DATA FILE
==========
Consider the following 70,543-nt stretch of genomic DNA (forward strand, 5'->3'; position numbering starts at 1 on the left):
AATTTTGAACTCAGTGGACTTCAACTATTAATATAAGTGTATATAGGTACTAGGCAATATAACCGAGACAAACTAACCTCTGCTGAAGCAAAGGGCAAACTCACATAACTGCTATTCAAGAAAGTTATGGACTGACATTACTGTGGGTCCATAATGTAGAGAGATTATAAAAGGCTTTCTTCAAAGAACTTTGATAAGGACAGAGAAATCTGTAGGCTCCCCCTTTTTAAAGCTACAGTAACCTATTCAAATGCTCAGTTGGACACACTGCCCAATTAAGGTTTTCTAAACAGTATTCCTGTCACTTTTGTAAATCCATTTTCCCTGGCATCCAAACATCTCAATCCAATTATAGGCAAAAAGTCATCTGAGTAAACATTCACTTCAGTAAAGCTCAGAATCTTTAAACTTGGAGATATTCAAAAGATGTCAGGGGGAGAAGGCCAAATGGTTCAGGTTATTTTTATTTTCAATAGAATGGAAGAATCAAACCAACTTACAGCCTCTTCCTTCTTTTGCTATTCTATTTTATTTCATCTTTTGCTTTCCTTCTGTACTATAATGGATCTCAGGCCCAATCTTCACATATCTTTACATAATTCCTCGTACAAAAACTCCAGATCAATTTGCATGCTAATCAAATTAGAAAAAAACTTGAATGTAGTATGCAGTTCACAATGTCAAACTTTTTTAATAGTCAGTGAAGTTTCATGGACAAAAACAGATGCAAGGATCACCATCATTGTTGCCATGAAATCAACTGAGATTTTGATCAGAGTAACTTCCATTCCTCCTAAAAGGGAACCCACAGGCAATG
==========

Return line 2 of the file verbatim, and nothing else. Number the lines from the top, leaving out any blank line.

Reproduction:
AATTTTGAACTCAGTGGACTTCAACTATTAATATAAGTGTATATAGGTACTAGGCAATATAACCGAGACAAACTAACCTCTGCTGAAGCAAAGGGCAAACTCACATAACTGCTATTCAAGAAAGTTATGGACTGACATTACTGTGGGTCCATAATGTAGAGAGATTATAAAAGGCTTTCTTCAAAGAACTTTGATAAGGACAGAGAAATCTGTAGGCTCCCCCTTTTTAAAGCTACAGTAACCTATTCAAATGCTCAGTTGGACACACTGCCCAATTAAGGTTTTCTAAACAGTATTCCTGTCACTTTTGTAAATCCATTTTCCCTGGCATCCAAACATCTCAATCCAATTATAGGCAAAAAGTCATCTGAGTAAACATTCACTTCAGTAAAGCTCAGAATCTTTAAACTTGGAGATATTCAAAAGATGTCAGGGGGAGAAGGCCAAATGGTTCAGGTTATTTTTATTTTCAATAGAATGGAAGAATCAAACCAACTTACAGCCTCTTCCTTCTTTTGCTATTCTATTTTATTTCATCTTTTGCTTTCCTTCTGTACTATAATGGATCTCAGGCCCAATCTTCACATATCTTTACATAATTCCTCGTACAAAAACTCCAGATCAATTTGCATGCTAATCAAATTAGAAAAAAACTTGAATGTAGTATGCAGTTCACAATGTCAAACTTTTTTAATAGTCAGTGAAGTTTCATGGACAAAAACAGATGCAAGGATCACCATCATTGTTGCCATGAAATCAACTGAGATTTTGATCAGAGTAACTTCCATTCCTCCTAAAAGGGAACCCACAGGCAATG